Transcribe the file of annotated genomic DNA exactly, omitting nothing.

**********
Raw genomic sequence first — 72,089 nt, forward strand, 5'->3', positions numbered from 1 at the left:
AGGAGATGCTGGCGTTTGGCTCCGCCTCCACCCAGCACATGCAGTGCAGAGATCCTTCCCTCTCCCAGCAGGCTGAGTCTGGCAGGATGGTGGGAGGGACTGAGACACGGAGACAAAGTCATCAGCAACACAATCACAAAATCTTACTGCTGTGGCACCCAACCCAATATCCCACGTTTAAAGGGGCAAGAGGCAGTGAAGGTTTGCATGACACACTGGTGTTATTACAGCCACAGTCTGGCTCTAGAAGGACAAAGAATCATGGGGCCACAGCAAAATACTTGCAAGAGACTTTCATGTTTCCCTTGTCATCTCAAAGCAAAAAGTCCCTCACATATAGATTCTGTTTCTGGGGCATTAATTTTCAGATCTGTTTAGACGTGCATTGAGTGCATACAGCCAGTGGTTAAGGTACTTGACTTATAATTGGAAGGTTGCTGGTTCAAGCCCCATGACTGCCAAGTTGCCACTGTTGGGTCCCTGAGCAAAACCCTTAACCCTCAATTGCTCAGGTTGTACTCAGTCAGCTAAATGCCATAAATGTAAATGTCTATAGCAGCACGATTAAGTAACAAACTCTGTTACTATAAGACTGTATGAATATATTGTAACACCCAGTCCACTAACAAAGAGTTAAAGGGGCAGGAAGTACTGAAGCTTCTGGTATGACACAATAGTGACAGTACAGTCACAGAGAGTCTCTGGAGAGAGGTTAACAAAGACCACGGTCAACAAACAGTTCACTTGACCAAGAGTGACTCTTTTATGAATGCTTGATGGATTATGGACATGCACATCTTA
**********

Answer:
Raw genomic sequence first — 72,089 nt, forward strand, 5'->3', positions numbered from 1 at the left:
AGGAGATGCTGGCGTTTGGCTCCGCCTCCACCCAGCACATGCAGTGCAGAGATCCTTCCCTCTCCCAGCAGGCTGAGTCTGGCAGGATGGTGGGAGGGACTGAGACACGGAGACAAAGTCATCAGCAACACAATCACAAAATCTTACTGCTGTGGCACCCAACCCAATATCCCACGTTTAAAGGGGCAAGAGGCAGTGAAGGTTTGCATGACACACTGGTGTTATTACAGCCACAGTCTGGCTCTAGAAGGACAAAGAATCATGGGGCCACAGCAAAATACTTGCAAGAGACTTTCATGTTTCCCTTGTCATCTCAAAGCAAAAAGTCCCTCACATATAGATTCTGTTTCTGGGGCATTAATTTTCAGATCTGTTTAGACGTGCATTGAGTGCATACAGCCAGTGGTTAAGGTACTTGACTTATAATTGGAAGGTTGCTGGTTCAAGCCCCATGACTGCCAAGTTGCCACTGTTGGGTCCCTGAGCAAAACCCTTAACCCTCAATTGCTCAGGTTGTACTCAGTCAGCTAAATGCCATAAATGTAAATGTCTATAGCAGCACGATTAAGTAACAAACTCTGTTACTATAAGACTGTATGAATATATTGTAACACCCAGTCCACTAACAAAGAGTTAAAGGGGCAGGAAGTACTGAAGCTTCTGGTATGACACAATAGTGACAGTACAGTCACAGAGAGTCTCTGGAGAGAGGTTAACAAAGACCACGGTCAACAAACAGTTCACTTGACCAAGAGTGACTCTTTTATGAATGCTTGATGGATTATGGACATGCACATCTTA